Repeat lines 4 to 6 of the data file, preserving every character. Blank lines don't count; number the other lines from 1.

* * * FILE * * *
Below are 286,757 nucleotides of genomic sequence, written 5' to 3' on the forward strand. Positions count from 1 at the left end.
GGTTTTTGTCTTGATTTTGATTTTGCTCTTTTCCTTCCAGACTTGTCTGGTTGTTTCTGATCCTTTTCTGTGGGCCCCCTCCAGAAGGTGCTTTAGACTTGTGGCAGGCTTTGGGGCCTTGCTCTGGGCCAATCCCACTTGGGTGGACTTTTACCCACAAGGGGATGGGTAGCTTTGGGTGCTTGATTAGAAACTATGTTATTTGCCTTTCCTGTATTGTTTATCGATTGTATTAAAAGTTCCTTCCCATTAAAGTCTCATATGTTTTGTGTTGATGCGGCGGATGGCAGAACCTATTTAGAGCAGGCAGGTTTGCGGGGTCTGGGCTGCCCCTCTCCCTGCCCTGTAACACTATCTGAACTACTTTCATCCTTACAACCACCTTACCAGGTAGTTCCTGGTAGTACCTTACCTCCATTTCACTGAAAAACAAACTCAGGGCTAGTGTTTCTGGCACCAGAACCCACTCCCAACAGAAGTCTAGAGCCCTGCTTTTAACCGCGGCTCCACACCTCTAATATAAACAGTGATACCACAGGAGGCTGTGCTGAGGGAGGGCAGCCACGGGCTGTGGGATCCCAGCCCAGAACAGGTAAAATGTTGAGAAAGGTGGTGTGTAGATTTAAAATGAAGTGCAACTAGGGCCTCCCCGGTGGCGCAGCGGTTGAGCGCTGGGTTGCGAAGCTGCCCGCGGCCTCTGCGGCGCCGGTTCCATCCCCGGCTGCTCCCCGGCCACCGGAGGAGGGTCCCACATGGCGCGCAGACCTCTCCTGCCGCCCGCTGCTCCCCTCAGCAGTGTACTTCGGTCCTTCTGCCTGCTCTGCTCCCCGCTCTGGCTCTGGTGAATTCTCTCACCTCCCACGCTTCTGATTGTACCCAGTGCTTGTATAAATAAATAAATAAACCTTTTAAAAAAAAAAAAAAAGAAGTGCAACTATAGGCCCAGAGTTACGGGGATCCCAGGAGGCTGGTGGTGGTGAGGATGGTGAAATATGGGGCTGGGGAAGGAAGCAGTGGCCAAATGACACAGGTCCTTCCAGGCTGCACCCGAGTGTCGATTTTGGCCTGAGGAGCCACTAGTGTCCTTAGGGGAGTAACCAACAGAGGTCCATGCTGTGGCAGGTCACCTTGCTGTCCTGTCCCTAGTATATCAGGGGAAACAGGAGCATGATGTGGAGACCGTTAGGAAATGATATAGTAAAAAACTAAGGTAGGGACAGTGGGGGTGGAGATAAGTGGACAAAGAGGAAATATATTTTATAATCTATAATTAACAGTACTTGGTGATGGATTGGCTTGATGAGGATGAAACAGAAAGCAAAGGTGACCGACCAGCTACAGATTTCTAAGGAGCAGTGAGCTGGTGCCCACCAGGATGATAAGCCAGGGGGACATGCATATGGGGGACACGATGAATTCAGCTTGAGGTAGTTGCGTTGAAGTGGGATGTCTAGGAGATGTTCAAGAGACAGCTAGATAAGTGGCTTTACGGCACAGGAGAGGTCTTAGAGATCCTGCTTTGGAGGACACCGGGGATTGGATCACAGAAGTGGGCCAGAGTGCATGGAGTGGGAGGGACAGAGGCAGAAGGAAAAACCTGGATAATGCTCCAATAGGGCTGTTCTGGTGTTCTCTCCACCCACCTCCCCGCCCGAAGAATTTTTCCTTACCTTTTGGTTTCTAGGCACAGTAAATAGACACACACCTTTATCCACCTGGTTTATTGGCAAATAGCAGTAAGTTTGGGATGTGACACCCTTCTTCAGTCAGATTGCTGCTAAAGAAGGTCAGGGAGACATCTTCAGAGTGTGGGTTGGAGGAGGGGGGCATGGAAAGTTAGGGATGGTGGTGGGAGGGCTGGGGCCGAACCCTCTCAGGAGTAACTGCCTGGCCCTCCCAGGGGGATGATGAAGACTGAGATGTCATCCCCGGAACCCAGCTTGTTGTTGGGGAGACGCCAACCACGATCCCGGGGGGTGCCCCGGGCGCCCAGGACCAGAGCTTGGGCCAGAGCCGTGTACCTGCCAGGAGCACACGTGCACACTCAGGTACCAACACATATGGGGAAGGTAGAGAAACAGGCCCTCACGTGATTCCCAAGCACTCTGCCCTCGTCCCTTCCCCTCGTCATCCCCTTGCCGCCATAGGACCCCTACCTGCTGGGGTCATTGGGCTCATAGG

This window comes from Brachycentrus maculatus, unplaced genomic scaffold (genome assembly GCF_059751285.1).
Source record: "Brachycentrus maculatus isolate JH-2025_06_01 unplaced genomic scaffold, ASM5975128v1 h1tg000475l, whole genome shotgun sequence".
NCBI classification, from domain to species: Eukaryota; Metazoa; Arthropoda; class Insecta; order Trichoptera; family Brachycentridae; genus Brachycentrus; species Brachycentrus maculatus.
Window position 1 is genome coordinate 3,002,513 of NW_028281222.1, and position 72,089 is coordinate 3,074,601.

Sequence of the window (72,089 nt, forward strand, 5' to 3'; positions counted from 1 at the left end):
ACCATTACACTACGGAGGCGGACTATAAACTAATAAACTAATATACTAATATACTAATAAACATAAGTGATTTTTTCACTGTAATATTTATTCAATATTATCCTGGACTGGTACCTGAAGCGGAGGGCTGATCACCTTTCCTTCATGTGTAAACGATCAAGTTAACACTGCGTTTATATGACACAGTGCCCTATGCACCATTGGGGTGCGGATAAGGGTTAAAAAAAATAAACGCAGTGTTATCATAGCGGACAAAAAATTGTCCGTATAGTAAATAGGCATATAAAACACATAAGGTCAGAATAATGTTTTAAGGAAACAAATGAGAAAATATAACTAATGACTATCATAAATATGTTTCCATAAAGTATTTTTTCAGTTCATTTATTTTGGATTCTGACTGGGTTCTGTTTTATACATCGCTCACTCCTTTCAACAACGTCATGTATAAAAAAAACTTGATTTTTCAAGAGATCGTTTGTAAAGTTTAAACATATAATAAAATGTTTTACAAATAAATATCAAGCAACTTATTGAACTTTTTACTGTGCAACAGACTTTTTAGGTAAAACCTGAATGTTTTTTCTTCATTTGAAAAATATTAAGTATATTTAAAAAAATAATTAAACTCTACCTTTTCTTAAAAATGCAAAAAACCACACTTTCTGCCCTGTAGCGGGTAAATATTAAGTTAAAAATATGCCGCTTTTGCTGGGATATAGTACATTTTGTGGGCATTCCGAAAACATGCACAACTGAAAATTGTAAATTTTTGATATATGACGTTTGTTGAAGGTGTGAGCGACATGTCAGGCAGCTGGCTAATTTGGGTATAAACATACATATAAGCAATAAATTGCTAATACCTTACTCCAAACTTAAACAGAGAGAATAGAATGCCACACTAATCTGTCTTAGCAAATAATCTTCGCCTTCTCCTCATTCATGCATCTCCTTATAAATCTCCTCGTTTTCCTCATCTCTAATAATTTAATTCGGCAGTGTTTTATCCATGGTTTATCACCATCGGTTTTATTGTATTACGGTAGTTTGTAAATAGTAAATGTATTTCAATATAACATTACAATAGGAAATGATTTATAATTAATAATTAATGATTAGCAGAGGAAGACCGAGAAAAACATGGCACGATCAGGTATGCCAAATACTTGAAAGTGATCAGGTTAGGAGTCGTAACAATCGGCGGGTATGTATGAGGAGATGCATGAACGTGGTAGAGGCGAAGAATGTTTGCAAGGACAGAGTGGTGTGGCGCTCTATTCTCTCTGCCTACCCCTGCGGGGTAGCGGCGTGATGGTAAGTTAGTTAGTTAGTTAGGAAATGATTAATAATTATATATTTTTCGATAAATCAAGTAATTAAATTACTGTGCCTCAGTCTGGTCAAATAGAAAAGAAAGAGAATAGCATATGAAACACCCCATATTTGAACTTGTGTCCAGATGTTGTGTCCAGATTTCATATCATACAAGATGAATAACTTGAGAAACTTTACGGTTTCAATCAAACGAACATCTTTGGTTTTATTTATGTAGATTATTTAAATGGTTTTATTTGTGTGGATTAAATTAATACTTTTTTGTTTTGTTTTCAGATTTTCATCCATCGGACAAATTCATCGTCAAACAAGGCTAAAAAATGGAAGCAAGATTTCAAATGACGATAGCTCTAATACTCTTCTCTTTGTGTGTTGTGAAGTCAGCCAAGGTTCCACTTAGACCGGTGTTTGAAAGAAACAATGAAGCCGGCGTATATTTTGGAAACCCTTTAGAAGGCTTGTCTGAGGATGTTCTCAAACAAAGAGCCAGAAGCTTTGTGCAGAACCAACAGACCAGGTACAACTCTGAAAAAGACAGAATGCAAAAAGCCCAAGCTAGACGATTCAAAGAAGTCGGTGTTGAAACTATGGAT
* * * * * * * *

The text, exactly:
Source record: "Brachycentrus maculatus isolate JH-2025_06_01 unplaced genomic scaffold, ASM5975128v1 h1tg000475l, whole genome shotgun sequence".
NCBI classification, from domain to species: Eukaryota; Metazoa; Arthropoda; class Insecta; order Trichoptera; family Brachycentridae; genus Brachycentrus; species Brachycentrus maculatus.
Window position 1 is genome coordinate 3,002,513 of NW_028281222.1, and position 72,089 is coordinate 3,074,601.